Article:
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2 March, 2021

Have you seen Elvis?

One of Far North Queensland’s most iconic and loved individual animals has gone missing.

By Phil Brandel

Elvis with two of his chicks on the Kuranda range.

One of Far North Queensland’s most iconic and loved individual animals has gone missing.

Elvis the Cassowary has been a well-known site on the Kuranda range for years. Elvis was a delight to road users and visitors to the Kuranda region, where he used to forage on the side of the road with his chicks.

Over the past few years Elvis had suffered several tragedies with all his chicks from last year killed by suspected vehicle trikes and then Elvis lost his long-time girlfriend and partner Priscilla 

Now fears of Elvis’s demise has locals worried as two of his chicks from his latest batch were found wondering around alone near the Kuranda bus depot.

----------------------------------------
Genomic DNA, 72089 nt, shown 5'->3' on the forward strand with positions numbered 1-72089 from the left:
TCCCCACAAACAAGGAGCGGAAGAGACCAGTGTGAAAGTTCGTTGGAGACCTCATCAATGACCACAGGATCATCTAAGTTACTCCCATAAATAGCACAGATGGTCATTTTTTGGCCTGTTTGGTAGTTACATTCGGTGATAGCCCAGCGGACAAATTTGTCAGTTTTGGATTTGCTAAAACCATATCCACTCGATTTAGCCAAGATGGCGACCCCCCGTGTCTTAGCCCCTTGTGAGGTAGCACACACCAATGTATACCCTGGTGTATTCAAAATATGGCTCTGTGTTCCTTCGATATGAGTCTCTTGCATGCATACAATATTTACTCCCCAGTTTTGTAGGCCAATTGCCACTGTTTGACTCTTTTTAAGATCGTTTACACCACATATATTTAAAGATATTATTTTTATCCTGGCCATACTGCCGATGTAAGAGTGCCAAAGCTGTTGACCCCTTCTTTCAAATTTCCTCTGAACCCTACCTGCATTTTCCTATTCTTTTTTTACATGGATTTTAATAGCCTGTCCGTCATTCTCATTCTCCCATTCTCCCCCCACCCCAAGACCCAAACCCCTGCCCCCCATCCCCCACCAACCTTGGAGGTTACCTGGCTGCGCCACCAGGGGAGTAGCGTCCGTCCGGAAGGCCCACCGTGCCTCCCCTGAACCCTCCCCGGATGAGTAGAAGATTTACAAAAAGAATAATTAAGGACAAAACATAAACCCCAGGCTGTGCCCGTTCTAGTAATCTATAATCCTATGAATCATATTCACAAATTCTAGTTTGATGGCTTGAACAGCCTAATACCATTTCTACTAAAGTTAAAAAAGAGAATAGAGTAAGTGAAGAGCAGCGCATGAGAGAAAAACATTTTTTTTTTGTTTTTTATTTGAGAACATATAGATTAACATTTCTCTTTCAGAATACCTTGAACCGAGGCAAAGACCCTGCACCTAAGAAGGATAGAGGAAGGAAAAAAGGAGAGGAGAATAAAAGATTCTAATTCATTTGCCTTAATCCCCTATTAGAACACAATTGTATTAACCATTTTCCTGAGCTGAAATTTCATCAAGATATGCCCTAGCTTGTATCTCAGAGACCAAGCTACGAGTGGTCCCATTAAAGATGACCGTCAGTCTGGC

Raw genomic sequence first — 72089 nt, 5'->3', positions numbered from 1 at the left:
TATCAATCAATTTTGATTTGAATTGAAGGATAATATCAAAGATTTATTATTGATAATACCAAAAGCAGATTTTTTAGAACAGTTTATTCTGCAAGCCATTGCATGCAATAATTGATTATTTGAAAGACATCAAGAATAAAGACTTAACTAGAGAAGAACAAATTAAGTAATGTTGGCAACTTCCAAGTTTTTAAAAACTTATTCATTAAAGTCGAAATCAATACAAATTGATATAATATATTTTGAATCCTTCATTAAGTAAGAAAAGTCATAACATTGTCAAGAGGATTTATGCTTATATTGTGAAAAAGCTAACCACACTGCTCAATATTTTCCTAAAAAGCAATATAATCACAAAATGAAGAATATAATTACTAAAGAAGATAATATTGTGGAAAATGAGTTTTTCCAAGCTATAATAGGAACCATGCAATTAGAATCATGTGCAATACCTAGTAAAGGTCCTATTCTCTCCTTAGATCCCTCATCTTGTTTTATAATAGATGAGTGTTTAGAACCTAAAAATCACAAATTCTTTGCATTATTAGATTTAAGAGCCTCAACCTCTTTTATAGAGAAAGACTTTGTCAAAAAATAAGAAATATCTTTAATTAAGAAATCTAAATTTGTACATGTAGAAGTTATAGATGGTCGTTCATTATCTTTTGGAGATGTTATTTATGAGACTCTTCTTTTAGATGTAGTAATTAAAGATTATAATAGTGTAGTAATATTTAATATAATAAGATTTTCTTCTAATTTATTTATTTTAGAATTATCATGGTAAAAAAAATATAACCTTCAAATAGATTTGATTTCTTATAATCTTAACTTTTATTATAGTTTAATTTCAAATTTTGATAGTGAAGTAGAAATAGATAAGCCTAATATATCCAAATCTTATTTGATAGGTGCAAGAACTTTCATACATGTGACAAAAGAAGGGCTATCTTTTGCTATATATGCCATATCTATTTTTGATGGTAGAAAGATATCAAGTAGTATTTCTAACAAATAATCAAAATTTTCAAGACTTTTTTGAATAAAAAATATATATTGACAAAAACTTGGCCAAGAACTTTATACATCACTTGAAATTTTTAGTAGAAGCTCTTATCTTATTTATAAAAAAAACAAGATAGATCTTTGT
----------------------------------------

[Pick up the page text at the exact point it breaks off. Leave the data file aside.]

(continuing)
Kuranda Conservation community nursery co-ordinator Jax Bergersen said Elvis was last seen over a week ago near the cassowary’s nest.

“The last sighting of Elvis was on his sitting on his nest, unable to stand,” she said.

“We went out there to help sustain him, making sure he was comfortable and had water.

“The next day we checked again, and Elvis was able to get up and take a few steps.

“Three days ago, we went back to check, and Elvis wasn’t there.”

Ms Bergersen said they believed Elvis may have been hit by a car on or around February 15-16, although no reports had been received of a Cassowary strike.

“It looked as if he had abrasions on his neck and some damage to his rear.” she said.

Ms Bergersen said volunteers had been several searches to find Elvis, with no luck.

A DES spokesperson said officers were attempting to rescue the second of Elvis’ chicks, with the intention of taking them into protective care.

“Once both cassowary chicks are rescued, DES wildlife officers will place them in a privately operated cassowary rehabilitation centre at Barrine, where they will remain until they are ready to be released back into the wild,” they said.

To report a cassowary sighting, call the Department of Environment and Science hotline on 1300 130 372.

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